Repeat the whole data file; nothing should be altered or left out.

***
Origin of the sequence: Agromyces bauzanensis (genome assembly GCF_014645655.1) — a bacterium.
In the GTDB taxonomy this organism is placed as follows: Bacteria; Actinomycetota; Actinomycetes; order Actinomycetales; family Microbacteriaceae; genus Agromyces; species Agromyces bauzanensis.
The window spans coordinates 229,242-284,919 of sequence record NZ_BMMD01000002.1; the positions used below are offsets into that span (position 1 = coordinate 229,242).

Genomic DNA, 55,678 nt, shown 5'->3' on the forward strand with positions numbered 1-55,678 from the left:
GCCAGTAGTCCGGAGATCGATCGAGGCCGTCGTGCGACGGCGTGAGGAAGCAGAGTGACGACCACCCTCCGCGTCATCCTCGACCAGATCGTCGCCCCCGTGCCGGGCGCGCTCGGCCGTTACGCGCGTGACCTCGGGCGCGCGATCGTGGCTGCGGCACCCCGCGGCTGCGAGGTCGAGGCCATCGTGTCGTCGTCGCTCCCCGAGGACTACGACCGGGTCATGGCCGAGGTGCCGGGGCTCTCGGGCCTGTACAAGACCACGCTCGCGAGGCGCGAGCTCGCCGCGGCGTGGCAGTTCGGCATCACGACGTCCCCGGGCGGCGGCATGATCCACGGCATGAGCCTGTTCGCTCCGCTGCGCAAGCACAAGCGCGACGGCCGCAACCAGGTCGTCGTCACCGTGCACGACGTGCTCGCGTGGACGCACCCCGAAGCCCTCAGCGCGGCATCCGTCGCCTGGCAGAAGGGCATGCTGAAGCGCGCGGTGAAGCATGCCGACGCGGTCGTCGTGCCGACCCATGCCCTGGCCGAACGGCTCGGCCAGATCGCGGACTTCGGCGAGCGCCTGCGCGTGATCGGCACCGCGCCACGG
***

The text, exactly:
Origin of the sequence: Agromyces bauzanensis (genome assembly GCF_014645655.1) — a bacterium.
In the GTDB taxonomy this organism is placed as follows: Bacteria; Actinomycetota; Actinomycetes; order Actinomycetales; family Microbacteriaceae; genus Agromyces; species Agromyces bauzanensis.
The window spans coordinates 229,242-284,919 of sequence record NZ_BMMD01000002.1; the positions used below are offsets into that span (position 1 = coordinate 229,242).

Genomic DNA, 55,678 nt, shown 5'->3' on the forward strand with positions numbered 1-55,678 from the left:
GCCAGTAGTCCGGAGATCGATCGAGGCCGTCGTGCGACGGCGTGAGGAAGCAGAGTGACGACCACCCTCCGCGTCATCCTCGACCAGATCGTCGCCCCCGTGCCGGGCGCGCTCGGCCGTTACGCGCGTGACCTCGGGCGCGCGATCGTGGCTGCGGCACCCCGCGGCTGCGAGGTCGAGGCCATCGTGTCGTCGTCGCTCCCCGAGGACTACGACCGGGTCATGGCCGAGGTGCCGGGGCTCTCGGGCCTGTACAAGACCACGCTCGCGAGGCGCGAGCTCGCCGCGGCGTGGCAGTTCGGCATCACGACGTCCCCGGGCGGCGGCATGATCCACGGCATGAGCCTGTTCGCTCCGCTGCGCAAGCACAAGCGCGACGGCCGCAACCAGGTCGTCGTCACCGTGCACGACGTGCTCGCGTGGACGCACCCCGAAGCCCTCAGCGCGGCATCCGTCGCCTGGCAGAAGGGCATGCTGAAGCGCGCGGTGAAGCATGCCGACGCGGTCGTCGTGCCGACCCATGCCCTGGCCGAACGGCTCGGCCAGATCGCGGACTTCGGCGAGCGCCTGCGCGTGATCGGCACCGCGCCACGG